Add the peppers and aromatics: Add a bit more oil to the pan (if needed) along with the bell pepper, dried chili peppers, garlic, ginger, and Sichuan powder, and stir fry for 3 to 4 minutes. If you’d like very little heat in this dish, keep the dried chili peppers whole. If you’d like mild heat, slice 2 to 3 peppers and add the sliced chili peppers along with the seeds. And if you’d like it hotter, simply slice open more of the chili peppers.
Combine everything together. Re-stir the sauce (to make sure the flour hasn’t settled on the bottom of the bowl), and pour it into the wok. Add the chicken and green onions, and stir fry for a minute or two, until the sauce starts to thicken and turn glossy. Turn off the heat, add the nuts, and give it a final stir to combine.
Both of these dishes have a hint of chili pepper flavor. But General Tso’s chicken is made with deep-fried chicken pieces. The sauce is also sweeter and a bit more umami flavored compared to the tangy and bold flavor of kung pao chicken.
As mentioned above, the dried chili peppers and Sichuan peppercorns are what give this dish that bold, savory, and mildly spicy flavor. You’ll usually taste the bold kung pao sauce first. But as you continue eating, the underlying numbing and tongue-tingling flavor from the Sichuan peppercorn powder will slowly creep in.
If you don’t have a wok, you can use a pan. But I highly recommend using a wok due to its higher walls. This feature allows you to sear and cook your ingredients quickly (with plenty of space) at a higher heat and it contains the aromas in a concentrated area.
A batch of white rice is the quintessential pairing. But if you want more vegetables to complete your meal, a side of this garlic ginger bok choy is also delicious. Alternatively, you can lighten up this meal by adding spoonfuls to lettuce cups, similar to my chicken lettuce wraps.
- To Store: Let the chicken cool before storing in an airtight container. It will last in the fridge for 3 to 4 days.
- For Freezing: I always love to make a second batch to freeze for later. You can store it in a freezer-safe container for up to 3 months! When you’re ready to eat, thaw it in the fridge the night before, then give it a quick pop in the microwave.
More Easy Asian Dinner Recipes
- Teriyaki Chicken: Once you’ve made this teriyaki sauce, the rest comes together easily!
- Honey Garlic Shrimp: This honey garlic sauce is the best way to amp up a simple shrimp dinner.
- Coconut Curry Chicken: Chicken curry is one of my favorite dinners to make when I’m on a time crunch!
- Shrimp Fried Rice: Nail the perfect Chinese takeout shrimp fried rice.
I hope you enjoy this kung pao chicken recipe as much as I do. If you make it, I’d love to hear how it turned out in a comment below! Your reviews will help others in the community.
Kung Pao Chicken
- 1 ½ pounds boneless skinless chicken breast, cut into bite-sized pieces
- 1 tablespoon tamari soy sauce
- 1 tablespoon dry sherry or Shaoxing wine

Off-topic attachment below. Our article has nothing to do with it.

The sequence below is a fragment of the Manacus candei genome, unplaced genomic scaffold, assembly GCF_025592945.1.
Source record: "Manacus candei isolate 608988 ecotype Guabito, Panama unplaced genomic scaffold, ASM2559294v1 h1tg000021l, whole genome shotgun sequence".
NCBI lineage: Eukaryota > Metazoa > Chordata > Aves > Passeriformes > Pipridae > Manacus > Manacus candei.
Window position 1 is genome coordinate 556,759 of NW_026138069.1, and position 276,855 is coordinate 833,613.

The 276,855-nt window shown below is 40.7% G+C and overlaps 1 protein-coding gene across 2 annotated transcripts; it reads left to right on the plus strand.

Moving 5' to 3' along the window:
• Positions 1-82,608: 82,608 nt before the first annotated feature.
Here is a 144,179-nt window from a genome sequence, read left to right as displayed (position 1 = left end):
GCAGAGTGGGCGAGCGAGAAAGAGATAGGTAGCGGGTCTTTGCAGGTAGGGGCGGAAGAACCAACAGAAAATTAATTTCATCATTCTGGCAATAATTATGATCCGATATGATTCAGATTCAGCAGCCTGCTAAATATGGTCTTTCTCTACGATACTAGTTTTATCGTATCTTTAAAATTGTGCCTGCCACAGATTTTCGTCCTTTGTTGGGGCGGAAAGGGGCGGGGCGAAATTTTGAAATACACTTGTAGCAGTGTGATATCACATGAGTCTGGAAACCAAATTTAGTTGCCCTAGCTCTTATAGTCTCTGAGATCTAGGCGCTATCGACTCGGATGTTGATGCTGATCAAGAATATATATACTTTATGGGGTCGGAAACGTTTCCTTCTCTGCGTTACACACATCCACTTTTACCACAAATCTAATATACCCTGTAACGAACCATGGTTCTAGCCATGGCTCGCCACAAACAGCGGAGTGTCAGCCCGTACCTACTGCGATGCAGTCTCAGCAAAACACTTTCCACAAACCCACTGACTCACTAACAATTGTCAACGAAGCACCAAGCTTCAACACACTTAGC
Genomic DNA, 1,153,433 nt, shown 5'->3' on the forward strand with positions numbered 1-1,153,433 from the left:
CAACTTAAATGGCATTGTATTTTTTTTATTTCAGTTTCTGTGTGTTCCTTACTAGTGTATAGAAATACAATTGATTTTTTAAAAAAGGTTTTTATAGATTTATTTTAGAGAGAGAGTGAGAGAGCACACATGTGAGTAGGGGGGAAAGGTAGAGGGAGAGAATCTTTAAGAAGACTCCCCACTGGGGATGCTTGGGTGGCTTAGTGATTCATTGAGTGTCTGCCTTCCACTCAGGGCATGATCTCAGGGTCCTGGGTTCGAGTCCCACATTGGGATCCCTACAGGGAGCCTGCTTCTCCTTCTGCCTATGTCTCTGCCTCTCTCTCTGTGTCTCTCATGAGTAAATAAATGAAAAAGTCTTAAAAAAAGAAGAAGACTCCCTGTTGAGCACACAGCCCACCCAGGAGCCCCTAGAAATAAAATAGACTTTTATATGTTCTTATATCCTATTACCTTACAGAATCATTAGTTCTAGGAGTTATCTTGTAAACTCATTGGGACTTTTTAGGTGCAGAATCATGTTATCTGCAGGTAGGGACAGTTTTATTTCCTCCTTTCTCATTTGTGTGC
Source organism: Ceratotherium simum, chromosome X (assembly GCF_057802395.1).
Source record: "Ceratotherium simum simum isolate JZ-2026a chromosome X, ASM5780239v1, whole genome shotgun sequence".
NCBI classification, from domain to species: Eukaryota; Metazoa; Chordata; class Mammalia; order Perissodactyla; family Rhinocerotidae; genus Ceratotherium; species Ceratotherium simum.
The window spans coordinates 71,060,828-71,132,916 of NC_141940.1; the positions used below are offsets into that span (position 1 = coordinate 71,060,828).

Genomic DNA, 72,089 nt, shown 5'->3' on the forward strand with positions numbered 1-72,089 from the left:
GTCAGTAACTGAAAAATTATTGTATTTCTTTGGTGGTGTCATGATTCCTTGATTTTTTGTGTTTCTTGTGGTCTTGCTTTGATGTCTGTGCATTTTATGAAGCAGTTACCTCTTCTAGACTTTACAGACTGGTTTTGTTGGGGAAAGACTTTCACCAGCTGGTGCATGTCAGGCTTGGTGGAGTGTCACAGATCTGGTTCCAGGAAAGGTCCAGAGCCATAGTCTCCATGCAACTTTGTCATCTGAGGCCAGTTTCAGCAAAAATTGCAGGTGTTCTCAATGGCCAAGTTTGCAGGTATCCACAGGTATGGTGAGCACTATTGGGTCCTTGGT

- 1 teaspoon arrowroot powder or cornstarch
Kung Pao Sauce
- 3 tablespoons avocado oil
- 1 red bell pepper, deseeded and chopped
- 8 dried red chilies, leave whole or slice a few open for a spicier flavor (it's the seeds that are spicy)
- 4 garlic cloves
- 1 tablespoon finely grated fresh ginger
- 1 teaspoon Sichuan peppercorn powder
- 4 green onions, sliced
- ½ cup raw cashews or peanuts
- Marinate the chicken: Add the chicken to a large bowl. Stir together the soy sauce, dry sherry, and arrowroot powder in a small bowl, then pour on top of the chicken. Toss together and set aside while prepping your sauce.
- Make the kung pao sauce: In a small bowl, whisk together the water, soy sauce, dry sherry, rice vinegar, honey, sesame oil, and arrowroot powder. Set aside.
- Dry roast the nuts: Heat a large saute pan or wok over medium-high heat and dry roast the nuts for a minute, stirring them constantly until lightly toasted. Remove them to a bowl.
- Cook the chicken: Heat 2 tablespoons of oil in the pan over medium-high heat. Add the chicken and stir fry for 3 to 4 minutes, until cooked through and lightly golden. Remove from the pan and set aside.
- Add the peppers and aromatics: Add another tablespoon of oil to the pan (if needed) along with the bell pepper, dried chili peppers, garlic, ginger, and Sichuan powder, and stir fry for 3 to 4 minutes.
- Combine everything together. Re-stir the sauce (to make sure the flour hasn't settled on the bottom of the bowl), and pour it into the wok. Add the green onion and chicken, and stir fry for a minute or two, until the sauce starts to thicken and turn glossy. Turn off the heat, add the cashews and give it a final stir to combine.
- Serve: Serve the kung pao chicken plain or over rice.
- To increase the spiciness, chop a few of the dried chilies in half before stir-frying. The seeds inside the chili amp up the dish! I usually slice 2 to 3 chilies in half and add the seeds to the stir fry.
- If you don’t have Sichuan peppercorn powder or dried red chilies, you can use these alternatives to add some spice and heat to the dish:
- Chili Paste (Sambal Oelek)
- Chili Powder
- Red Pepper Flakes
- Cayenne Pepper